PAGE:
Senior churn amongst IT professionals will stabilise as the current economic situation depresses, according to new research from professional recruitment consultancy, Harvey Nash.
The annual survey of over 360 UK CIOs and senior technology professionals revealed nearly three quarters (72%) of IT leaders are actively looking for a new job or would entertain a call from a head hunter and nearly two thirds (63%) are expecting to move on from their current job within two years.
Despite this, Harvey Nash predicts that true extent of turnover rate in senior IT leadership over the next year will be less than expected.
Conducted in partnership with PA Consulting, the survey revealed that whilst over a third (35%) of respondents expect to be in a new job within the next 12 months and only very few (7%) would not currently consider taking up a job elsewhere, the actual number who will change roles is likely to be a lot lower.
Compared to the equivalent survey in 2007, which exposed a similar number of respondents (34%) expecting to change jobs within 12 months, this year’s survey showed that less than half of those (15%) are actually in new positions.
This is down from the 23% of senior IT leaders who had changed jobs last year.
“Our analysis over the last few years has shown a significant amount of job browsing by senior IT professionals, but decreasing levels of actual movement. As the economic climate continues to worsen, we expect nervousness among CIOs and IT leaders will result in fewer seeking new positions and a subsequent reduction in the number of empty roles”, said Matt Smith, Director of UK regions at Harvey Nash.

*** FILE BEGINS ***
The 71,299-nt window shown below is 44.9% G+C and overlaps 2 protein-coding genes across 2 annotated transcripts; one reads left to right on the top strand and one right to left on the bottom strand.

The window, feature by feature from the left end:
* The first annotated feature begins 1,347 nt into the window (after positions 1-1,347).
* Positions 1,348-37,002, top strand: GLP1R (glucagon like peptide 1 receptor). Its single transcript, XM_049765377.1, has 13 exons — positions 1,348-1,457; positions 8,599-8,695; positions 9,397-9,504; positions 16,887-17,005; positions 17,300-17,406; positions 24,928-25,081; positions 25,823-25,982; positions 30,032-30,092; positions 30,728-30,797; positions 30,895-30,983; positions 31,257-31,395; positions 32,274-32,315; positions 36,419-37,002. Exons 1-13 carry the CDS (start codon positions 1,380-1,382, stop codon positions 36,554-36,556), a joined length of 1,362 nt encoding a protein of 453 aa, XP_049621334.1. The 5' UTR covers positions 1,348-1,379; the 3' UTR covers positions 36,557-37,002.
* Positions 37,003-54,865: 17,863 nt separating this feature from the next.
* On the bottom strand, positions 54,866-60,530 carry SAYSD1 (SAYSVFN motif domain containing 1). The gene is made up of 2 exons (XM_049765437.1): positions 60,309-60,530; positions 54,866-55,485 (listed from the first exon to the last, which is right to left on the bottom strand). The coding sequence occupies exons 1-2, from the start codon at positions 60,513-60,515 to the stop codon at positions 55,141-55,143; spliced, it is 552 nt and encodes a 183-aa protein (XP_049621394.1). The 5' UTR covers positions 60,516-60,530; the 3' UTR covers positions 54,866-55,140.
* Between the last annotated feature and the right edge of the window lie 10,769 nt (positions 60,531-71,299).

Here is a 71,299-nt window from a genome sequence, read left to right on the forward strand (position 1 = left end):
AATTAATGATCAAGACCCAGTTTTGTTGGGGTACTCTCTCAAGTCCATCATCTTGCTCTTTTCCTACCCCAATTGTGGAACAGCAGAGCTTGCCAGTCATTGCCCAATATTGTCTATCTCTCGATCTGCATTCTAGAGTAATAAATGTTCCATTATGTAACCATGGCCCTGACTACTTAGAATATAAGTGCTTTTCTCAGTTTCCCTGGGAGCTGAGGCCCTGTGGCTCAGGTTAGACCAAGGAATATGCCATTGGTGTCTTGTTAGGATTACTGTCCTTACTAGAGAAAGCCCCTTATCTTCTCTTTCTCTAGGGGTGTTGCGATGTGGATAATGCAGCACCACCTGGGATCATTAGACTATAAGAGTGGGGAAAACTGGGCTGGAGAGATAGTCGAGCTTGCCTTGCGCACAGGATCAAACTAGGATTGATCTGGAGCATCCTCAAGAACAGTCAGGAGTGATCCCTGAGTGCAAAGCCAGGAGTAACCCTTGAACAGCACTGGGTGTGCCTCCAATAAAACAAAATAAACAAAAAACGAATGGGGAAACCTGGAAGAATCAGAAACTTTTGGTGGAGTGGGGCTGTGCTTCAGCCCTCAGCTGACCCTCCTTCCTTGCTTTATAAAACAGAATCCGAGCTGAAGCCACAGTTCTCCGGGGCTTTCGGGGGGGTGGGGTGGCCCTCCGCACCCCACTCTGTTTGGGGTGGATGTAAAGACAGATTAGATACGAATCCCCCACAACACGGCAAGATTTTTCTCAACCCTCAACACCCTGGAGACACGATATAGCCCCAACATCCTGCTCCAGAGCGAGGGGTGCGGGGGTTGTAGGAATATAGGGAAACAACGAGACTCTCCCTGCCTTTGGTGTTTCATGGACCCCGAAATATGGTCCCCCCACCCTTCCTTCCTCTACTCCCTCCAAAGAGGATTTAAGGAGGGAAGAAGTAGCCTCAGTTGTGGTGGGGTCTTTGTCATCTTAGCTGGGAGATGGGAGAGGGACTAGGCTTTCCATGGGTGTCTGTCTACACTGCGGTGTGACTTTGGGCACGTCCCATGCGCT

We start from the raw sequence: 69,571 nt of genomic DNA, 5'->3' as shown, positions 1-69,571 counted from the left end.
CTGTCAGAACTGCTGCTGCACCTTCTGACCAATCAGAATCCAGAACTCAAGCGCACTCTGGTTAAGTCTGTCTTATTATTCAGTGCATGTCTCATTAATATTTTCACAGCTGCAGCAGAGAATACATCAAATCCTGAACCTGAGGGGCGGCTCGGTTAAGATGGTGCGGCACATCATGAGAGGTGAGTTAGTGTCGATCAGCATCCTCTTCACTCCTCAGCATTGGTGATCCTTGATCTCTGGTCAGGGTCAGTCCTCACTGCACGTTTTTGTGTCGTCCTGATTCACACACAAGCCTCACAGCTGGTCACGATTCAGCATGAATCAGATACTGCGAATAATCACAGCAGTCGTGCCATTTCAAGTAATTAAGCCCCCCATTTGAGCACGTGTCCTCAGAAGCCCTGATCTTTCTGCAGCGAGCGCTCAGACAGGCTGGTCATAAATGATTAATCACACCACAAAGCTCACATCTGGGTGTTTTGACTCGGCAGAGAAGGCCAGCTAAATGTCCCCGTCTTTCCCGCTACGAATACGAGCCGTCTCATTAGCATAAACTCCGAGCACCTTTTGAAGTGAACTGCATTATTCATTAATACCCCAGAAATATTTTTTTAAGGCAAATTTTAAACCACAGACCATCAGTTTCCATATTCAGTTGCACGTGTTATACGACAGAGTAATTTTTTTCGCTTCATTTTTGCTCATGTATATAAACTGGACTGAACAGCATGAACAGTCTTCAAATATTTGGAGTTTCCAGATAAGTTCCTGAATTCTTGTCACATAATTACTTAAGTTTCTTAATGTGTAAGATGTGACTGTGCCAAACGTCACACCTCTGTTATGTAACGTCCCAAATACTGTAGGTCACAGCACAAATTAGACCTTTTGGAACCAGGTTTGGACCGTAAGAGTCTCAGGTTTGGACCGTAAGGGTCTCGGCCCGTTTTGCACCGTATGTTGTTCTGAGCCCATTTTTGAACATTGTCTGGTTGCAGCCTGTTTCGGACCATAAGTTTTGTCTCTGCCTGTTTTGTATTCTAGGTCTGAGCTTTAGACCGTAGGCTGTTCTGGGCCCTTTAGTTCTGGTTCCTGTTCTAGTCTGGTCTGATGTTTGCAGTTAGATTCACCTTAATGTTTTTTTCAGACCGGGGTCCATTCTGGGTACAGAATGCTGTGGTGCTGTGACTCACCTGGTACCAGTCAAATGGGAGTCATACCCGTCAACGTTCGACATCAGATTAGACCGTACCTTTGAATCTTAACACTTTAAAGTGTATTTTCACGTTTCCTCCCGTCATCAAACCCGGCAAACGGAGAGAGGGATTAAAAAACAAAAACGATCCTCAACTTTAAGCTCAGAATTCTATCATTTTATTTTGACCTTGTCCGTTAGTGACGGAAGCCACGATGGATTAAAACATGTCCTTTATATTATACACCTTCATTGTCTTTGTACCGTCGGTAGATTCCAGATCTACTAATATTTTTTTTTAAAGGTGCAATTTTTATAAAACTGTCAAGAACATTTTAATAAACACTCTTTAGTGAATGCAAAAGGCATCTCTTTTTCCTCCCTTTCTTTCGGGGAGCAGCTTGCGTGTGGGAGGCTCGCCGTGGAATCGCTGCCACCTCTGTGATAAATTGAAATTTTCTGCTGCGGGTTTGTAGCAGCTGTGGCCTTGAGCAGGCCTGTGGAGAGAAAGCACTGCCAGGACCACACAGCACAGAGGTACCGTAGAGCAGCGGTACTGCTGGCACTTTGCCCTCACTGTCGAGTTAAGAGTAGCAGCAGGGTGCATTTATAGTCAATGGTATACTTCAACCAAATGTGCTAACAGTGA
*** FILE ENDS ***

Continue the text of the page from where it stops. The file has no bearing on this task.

“Less movement in the market means more stability for employers and fewer disruptions from the churn of senior leadership.”
Although churn may stabilise in coming months, there are signs that businesses will still need to ensure IT talent is kept motivated.
The figures show the number of IT leaders stating they would actively seek a new role correlates to falling job fulfilment and satisfaction.
Across all respondents, those that find their role either fulfilling or very fulfilling has declined steadily from 84% in 2006 to just 74% this year.
Likewise, those that find their role unfulfilling increased from a relatively low 17% in 2006 to one quarter of all respondents (25%) this year.